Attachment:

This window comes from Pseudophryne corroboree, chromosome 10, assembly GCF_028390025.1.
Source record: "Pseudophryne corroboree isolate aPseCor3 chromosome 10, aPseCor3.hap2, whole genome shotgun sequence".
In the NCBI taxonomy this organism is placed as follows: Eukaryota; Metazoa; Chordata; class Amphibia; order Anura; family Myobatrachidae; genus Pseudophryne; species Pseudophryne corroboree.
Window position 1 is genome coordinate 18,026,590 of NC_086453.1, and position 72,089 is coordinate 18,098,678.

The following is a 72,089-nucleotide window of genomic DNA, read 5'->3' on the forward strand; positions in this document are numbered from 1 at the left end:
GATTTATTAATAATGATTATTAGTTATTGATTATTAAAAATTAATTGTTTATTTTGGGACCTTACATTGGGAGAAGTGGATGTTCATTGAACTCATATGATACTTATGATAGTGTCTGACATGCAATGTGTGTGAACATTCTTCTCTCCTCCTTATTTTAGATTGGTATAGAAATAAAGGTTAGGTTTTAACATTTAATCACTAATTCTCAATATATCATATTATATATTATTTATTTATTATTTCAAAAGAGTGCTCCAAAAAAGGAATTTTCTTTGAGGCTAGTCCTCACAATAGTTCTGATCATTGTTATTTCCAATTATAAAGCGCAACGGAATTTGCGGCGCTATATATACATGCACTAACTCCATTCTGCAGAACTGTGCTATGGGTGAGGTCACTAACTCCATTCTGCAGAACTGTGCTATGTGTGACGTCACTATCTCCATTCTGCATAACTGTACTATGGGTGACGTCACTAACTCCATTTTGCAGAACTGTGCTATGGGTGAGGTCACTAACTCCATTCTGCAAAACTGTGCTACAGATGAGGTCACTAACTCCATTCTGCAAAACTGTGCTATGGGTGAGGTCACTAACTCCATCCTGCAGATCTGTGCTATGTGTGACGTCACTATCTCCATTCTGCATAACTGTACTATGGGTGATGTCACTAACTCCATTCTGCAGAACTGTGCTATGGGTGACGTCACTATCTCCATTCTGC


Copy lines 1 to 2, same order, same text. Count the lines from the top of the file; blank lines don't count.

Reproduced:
This window comes from Pseudophryne corroboree, chromosome 10, assembly GCF_028390025.1.
Source record: "Pseudophryne corroboree isolate aPseCor3 chromosome 10, aPseCor3.hap2, whole genome shotgun sequence".